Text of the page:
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Home » INTERVIEW » GST doesn’t fit in as ‘One Nation, One Tax’

GST doesn’t fit in as ‘One Nation, One Tax’

Krishna Choudhary, Director, Rashi Peripherals, spoke to Amit Singh about the company’s expectations from GST and how has it affected the IT channel business

What are your thoughts about the GST regime?

Krishna-Choudhary
Krishna Choudhary, Director, Rashi Peripherals

While we welcome the long awaited, we expected it to be a more simplified tax regime. The government proposes GST as ‘One Nation, One Tax,’ but according to us it does not really fit in. There are still multiple tax slabs and taxes like IGST, CGST, SGST and UTGST. The most complicated thing is different taxes on various IT products and registration required in each State for an entity like us.

In most of the countries, we find only one GST. Considering India’s vastness, there could have been maximum two GST rates, which were planned earlier. Then GST would have fulfilled the notion of ‘One Nation, One Tax’ in real terms.

However, there are certain benefits the new tax regime brings to the industry such as easy interstate movement of goods without any implication of CST, entry tax and Octroi, which were the major hurdles in terms of movement of goods.

For the IT industry, there are certain additional advantages with GST. Businesses which were not relying much on IT would certainly buy PCs and may upgrade their IT systems to comply with the GST norms. There we see a lot of opportunity for the IT industry.

Please give us a pre- and post-GST comparison on IT products.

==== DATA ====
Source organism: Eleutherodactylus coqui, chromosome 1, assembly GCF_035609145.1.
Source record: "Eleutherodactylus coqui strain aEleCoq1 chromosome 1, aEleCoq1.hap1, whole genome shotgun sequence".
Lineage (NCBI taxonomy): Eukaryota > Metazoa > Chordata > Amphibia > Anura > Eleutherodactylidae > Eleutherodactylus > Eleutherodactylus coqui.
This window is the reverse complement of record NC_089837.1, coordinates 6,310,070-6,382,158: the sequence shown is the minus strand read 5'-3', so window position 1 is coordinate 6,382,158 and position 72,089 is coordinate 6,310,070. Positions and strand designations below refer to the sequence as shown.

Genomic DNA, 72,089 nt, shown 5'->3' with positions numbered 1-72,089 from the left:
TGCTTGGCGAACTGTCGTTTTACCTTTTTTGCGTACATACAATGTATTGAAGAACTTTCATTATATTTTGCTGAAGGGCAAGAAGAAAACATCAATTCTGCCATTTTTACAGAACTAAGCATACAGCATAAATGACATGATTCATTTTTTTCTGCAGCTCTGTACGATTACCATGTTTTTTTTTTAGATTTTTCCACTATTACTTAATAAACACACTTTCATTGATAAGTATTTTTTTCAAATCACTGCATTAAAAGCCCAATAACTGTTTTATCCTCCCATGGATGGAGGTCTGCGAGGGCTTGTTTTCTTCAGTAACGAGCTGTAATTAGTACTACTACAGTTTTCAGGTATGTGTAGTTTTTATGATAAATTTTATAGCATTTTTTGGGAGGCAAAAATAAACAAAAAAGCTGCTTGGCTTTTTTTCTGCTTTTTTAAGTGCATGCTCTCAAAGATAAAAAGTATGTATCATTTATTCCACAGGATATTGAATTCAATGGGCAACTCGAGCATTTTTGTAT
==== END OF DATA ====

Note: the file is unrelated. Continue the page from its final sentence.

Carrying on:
If we talk about tax comparisons, there is not much difference between pre and post GST regimes, except in a few cases. It would have been better if these few cases of disparities would have been eliminated. For instance, monitors below 17-inches are taxed at 18 percent as compared to 28 percent for monitors of 17-inch and above.

Further, the interpretation is still not clear for certain products, AMCs, software, business auxiliary services, buying from unorganized and unregistered partners and reverse charge mechanism (RCM). These are all complications which still exist under the GST.

Many of the partners are struggling with their existing stocks/inventory. According to you how is GST affecting businesses of IT channel partners?

We need to understand that this is a transitional phase and few problems are bound to happen. I think the government should have been more generous in allowing input tax credit on the transitional stocks.

In terms of vendors’ support to partners in liquidating their inventory, of course, some of the vendors have come forward and offered buyback schemes. They have also offered some credits to be given on the inventory carried forward. But that is not enough as it does not reach at each level of the partners in the market.

I think vendors are also right on their part as they cannot reach everywhere. As many of the traders are unorganized, there is no mechanism of reporting inventory; hence, vendors are shying away from giving support on the stock to that extent. They don’t know how much loss they might otherwise incur.

On the other hand, majority of the partners have already reduced their inventory significantly and may take another month for complete destocking.

As a distributor, we have also offered full-support to our partners. Wherever any vendor has given a support on the inventory held by a partner, we have passed it on. As far as products imported by Rashi are concerned, we have provided our partners with excise gate pass to enable them claim 100 percent input tax credit. We have also accommodated return of stocks in pre GST regime

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